By Olga Abizaid
More than 140 informal worker leaders from Lima and other cities in Peru gathered in November to create a common platform of demands and proposals to put forward to the 2016 presidential candidates. The National Meeting of Informal Workers, a two-day meeting convened by WIEGO and the Friedrich Ebert Foundation (FES), was the first meeting of informal workers, for informal workers, at the national level. Informal workers participating in the meeting had the chance to hear from two party representatives ‒ Gastón Benza Pflucker from Partido Aprista Peruano and Pedro Olaechea from Peruanos Por el Kambio, both chief advisors for their parties’ government platforms ‒ about their parties’ position and views on employment, the right to work, and the necessary instruments to improve the situation of informal workers. But more importantly, informal workers were able to present their demands and proposals to them and engage them in a dialogue about the way forward with formalization.
Despite Peru’s recent economic growth and macroeconomic stability, 70 per cent are informally employed. Although invisible for most policymakers, informal workers are the heart of urban dynamics in Peruvian cities. Newspaper vendors, street and market vendors, market porters, shoe shiners, domestic workers, moto-taxi drivers, and waste pickers, all make valuable contributions to the city and its citizens by making available products and services at affordable prices and convenient locations, offering alternative transportation options where public transportation is not available, and recuperating recyclable materials and diverting them from landfills, among others.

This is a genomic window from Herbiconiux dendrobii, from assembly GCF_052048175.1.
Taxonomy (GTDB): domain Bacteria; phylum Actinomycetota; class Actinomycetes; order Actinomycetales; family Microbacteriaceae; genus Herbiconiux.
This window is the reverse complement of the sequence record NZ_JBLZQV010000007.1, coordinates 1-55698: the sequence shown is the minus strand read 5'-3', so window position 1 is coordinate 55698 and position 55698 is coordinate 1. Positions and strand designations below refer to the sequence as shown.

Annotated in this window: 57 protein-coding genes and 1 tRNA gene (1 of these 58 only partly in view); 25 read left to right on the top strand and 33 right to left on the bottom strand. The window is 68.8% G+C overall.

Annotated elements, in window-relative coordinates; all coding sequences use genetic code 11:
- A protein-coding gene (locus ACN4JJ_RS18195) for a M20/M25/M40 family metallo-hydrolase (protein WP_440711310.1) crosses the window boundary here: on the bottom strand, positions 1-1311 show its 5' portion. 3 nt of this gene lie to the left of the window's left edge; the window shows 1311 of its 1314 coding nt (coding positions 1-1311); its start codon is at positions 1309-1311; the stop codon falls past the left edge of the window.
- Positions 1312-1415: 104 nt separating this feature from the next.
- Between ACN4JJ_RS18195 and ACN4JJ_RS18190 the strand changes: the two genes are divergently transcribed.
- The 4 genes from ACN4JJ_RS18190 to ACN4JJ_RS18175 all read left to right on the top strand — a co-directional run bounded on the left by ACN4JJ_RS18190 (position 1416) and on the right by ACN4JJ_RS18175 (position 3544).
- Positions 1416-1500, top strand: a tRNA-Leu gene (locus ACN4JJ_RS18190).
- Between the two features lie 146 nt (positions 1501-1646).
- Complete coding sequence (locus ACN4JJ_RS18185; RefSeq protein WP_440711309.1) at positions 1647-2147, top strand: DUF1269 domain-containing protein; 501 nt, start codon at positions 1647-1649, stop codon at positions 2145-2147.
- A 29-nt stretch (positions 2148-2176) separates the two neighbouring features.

At the November forum, representatives from informal worker organizations raised the following key issues to the attending political representatives:
Formalization has to go beyond the notion of paying taxes. They demanded to be recognized as workers, to have decent work and to be included in policymaking processes. Many of them work in public spaces. To do so, they pay fees, levies, and taxes; they pay for permits and licences. Yet they have no guarantees that they will be allowed to work.
A clear (favourable) legal framework must be accompanied by adequate enforcement mechanisms. Informal workers called for the passage of a bill for the self-employed, which has been under discussion for 10 years, and for the drafting of sector-specific legislation that responds to informal workers’ needs.
Greater social protection needs to be extended to informal workers. Informal workers labour under very hard, and often hazardous, conditions, but they lack access to childcare, have no social protection through their work, and, in most cases, are not protected by labour laws. Even when laws do exist, they are not enforced. Waste pickers, for example, were pioneers in obtaining legislation granting them recognition as workers, but the regulations derived from this law are still pending to this day. During the meeting, market porters raised similar concerns about unenforced laws relating to their sector: the occupational health and safety law, for one, states they should not carry loads heavier than 50 kilograms, but they still have to carry 100-plus kilogram sacks.